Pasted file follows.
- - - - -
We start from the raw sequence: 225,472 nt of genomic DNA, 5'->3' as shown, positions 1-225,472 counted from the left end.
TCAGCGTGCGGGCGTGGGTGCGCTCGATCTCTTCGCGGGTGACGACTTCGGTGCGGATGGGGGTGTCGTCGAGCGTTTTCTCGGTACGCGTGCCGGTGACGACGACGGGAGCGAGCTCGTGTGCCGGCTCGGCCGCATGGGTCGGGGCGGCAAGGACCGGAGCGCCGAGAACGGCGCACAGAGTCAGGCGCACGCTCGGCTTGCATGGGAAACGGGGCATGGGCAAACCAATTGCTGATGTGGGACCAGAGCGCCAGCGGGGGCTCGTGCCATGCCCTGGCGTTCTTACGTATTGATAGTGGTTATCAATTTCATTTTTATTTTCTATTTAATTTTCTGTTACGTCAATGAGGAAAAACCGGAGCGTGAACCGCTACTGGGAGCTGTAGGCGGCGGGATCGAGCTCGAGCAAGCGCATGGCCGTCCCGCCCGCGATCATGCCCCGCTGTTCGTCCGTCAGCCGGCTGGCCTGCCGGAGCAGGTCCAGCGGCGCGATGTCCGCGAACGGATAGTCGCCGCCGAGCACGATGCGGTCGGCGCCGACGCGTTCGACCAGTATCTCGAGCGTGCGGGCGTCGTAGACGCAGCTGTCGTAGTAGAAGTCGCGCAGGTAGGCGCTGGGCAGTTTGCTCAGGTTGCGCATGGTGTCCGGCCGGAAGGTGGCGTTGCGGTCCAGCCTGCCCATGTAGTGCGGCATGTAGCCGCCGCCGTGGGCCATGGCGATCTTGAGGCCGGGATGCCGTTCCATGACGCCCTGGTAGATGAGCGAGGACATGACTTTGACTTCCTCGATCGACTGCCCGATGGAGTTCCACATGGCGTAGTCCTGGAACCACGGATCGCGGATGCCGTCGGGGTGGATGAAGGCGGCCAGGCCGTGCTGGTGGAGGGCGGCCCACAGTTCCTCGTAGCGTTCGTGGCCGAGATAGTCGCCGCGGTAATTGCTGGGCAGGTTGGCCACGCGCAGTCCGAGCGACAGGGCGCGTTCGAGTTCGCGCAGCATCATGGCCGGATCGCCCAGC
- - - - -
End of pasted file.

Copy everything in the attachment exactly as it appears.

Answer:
We start from the raw sequence: 225,472 nt of genomic DNA, 5'->3' as shown, positions 1-225,472 counted from the left end.
TCAGCGTGCGGGCGTGGGTGCGCTCGATCTCTTCGCGGGTGACGACTTCGGTGCGGATGGGGGTGTCGTCGAGCGTTTTCTCGGTACGCGTGCCGGTGACGACGACGGGAGCGAGCTCGTGTGCCGGCTCGGCCGCATGGGTCGGGGCGGCAAGGACCGGAGCGCCGAGAACGGCGCACAGAGTCAGGCGCACGCTCGGCTTGCATGGGAAACGGGGCATGGGCAAACCAATTGCTGATGTGGGACCAGAGCGCCAGCGGGGGCTCGTGCCATGCCCTGGCGTTCTTACGTATTGATAGTGGTTATCAATTTCATTTTTATTTTCTATTTAATTTTCTGTTACGTCAATGAGGAAAAACCGGAGCGTGAACCGCTACTGGGAGCTGTAGGCGGCGGGATCGAGCTCGAGCAAGCGCATGGCCGTCCCGCCCGCGATCATGCCCCGCTGTTCGTCCGTCAGCCGGCTGGCCTGCCGGAGCAGGTCCAGCGGCGCGATGTCCGCGAACGGATAGTCGCCGCCGAGCACGATGCGGTCGGCGCCGACGCGTTCGACCAGTATCTCGAGCGTGCGGGCGTCGTAGACGCAGCTGTCGTAGTAGAAGTCGCGCAGGTAGGCGCTGGGCAGTTTGCTCAGGTTGCGCATGGTGTCCGGCCGGAAGGTGGCGTTGCGGTCCAGCCTGCCCATGTAGTGCGGCATGTAGCCGCCGCCGTGGGCCATGGCGATCTTGAGGCCGGGATGCCGTTCCATGACGCCCTGGTAGATGAGCGAGGACATGACTTTGACTTCCTCGATCGACTGCCCGATGGAGTTCCACATGGCGTAGTCCTGGAACCACGGATCGCGGATGCCGTCGGGGTGGATGAAGGCGGCCAGGCCGTGCTGGTGGAGGGCGGCCCACAGTTCCTCGTAGCGTTCGTGGCCGAGATAGTCGCCGCGGTAATTGCTGGGCAGGTTGGCCACGCGCAGTCCGAGCGACAGGGCGCGTTCGAGTTCGCGCAGCATCATGGCCGGATCGCCCAGC